Bera awarded fellowship from American Psychological Association

Jac’lyn Bera, a doctoral student in School Psychology with a minor in Clinical Counseling Psychology has won a Minority Fellowship Program Award from the American Psychological Association.

The award is a highly prestigious one, given to only a small percentage of applicants, and is funded by the Substance Abuse and Mental Health Services Administration (SAMHSA), part of the Department of Health and Human Services.

Bera said she cried when she found out she won the award, calling it overwhelming and a huge honor. Her main research focus is on rural mental health and rural access to diagnostic and mental health services, as well as looking at how marginalized identities of school psychologists impact their experience in the field: “Most of my interest comes from personal experiences and observations about the rural healthcare provider shortage and the importance of having a good support system as a future clinician from historically excluded backgrounds.”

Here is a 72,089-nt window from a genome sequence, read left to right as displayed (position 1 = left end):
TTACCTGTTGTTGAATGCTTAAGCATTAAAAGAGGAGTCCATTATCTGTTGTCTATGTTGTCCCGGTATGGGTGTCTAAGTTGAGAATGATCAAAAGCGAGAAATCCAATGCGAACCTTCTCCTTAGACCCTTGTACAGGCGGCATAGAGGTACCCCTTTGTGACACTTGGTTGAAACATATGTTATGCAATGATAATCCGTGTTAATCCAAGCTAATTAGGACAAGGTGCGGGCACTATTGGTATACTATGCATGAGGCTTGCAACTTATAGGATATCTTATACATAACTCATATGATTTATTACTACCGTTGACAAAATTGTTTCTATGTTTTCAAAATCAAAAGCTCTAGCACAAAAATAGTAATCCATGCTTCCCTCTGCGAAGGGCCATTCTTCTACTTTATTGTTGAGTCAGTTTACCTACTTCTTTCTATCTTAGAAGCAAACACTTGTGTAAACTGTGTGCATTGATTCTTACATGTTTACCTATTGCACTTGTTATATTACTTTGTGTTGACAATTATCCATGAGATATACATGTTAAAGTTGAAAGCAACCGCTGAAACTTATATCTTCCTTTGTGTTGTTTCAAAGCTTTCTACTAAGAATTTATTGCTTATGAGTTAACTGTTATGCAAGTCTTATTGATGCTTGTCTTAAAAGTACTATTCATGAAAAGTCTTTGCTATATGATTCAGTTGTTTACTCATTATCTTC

“I'm really interested in qualitative research, and I think one of the biggest appeals to my area of interest is the value of storytelling within the lived experiences of rural communities and the mental healthcare providers who work in those settings. I look forward to bringing more of those unheard stories and lives to the literature, which for school psychology is fairly limited,” she added.

Bera is also a Holmes Scholar; as part of that program, Professor David Shriberg is her mentor and Maryellen McClain is her graduate advisor.